Showing posts with label Martin Plaa. Show all posts
Showing posts with label Martin Plaa. Show all posts

Thursday, January 28, 2016

Guéthary, France, 1931

When Chaplin was in Biarritz on his 1931 world tour, he attended a tennis match in Guéthary featuring three well-known French tennis champions: Henri Cochet, René LaCoste, and Martin Plaa. At the end of the game, the audience asked for a match between Chaplin and the champions. May Reeves, who was also in attendance, recalled that since he knew he was sure to lose, Chaplin decided to make a joke of it: "He slipped deliberately, ran after balls out of bounds, turned several times around himself and gesticulated so comically with his racket that the audience couldn't help splitting their sides. This was one of the most successful and original matches the champions ever played."

See more photos here.

At far left is Martin Plaa and next to CC in white, holding a racket, is Henri Cochet
With Henri Cochet. www.paysbasque1900.com

Monday, September 9, 2013

World Tour Revisited: Tennis in Biarritz

Wherever Charlie traveled on his world tour (or any of his vacations for the rest of his life), he would always find a way to play tennis, a game he loved. Georgia Hale, Chaplin's leading lady in The Gold Rush, takes credit for introducing the game to Charlie. It was during their relationship, which was in progress before he left for Europe, that he had a tennis court built on the grounds of his Hollywood home. According to Georgia, she was given run of the house while Charlie was on vacation & played tennis there during his absence.*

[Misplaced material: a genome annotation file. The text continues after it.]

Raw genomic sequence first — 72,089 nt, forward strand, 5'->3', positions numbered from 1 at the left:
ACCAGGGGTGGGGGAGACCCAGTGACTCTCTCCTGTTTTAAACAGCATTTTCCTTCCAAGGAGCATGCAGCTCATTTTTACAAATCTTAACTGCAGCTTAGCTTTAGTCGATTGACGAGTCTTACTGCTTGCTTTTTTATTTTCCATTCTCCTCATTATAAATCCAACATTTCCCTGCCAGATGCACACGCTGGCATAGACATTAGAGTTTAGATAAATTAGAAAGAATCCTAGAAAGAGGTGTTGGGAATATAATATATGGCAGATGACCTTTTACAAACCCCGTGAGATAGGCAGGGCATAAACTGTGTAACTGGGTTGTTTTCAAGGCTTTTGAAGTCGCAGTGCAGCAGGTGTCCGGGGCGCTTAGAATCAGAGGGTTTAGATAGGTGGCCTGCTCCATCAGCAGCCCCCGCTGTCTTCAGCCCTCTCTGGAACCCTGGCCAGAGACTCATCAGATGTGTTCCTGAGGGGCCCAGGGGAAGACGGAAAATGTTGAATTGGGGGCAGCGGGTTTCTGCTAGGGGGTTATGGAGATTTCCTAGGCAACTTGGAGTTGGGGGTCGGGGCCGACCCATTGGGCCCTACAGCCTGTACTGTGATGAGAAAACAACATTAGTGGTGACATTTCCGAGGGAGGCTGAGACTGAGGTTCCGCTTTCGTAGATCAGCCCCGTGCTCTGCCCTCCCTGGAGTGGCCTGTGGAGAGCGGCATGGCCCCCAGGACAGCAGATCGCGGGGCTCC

During Charlie's stay in Biarritz in 1931, he played a "match" against three French tennis champions:
After a tennis match in which Cochet, Lacoste, and Martin Plaa played, the audience asked for a game between Chaplin and the champions. Charlie soon complied, and since he was sure to lose, he chose to make a joke of it: he slipped deliberately, ran after balls out of bounds, turned several times around himself and gesticulated so comically with his racket that the audience couldn't help splitting their sides. This was one of the most successful and original matches the champions ever played. (May Reeves, The Intimate Charlie Chaplin)


Chaplin poses between Henri Cochet (on his right) and Martin Plaa.
With Rene Lacoste.
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*Georgia never heard from Charlie during the entire 18 months he was away from Hollywood. This neglect would mark the end of their relationship upon his return and they wouldn't see each other again for another ten years.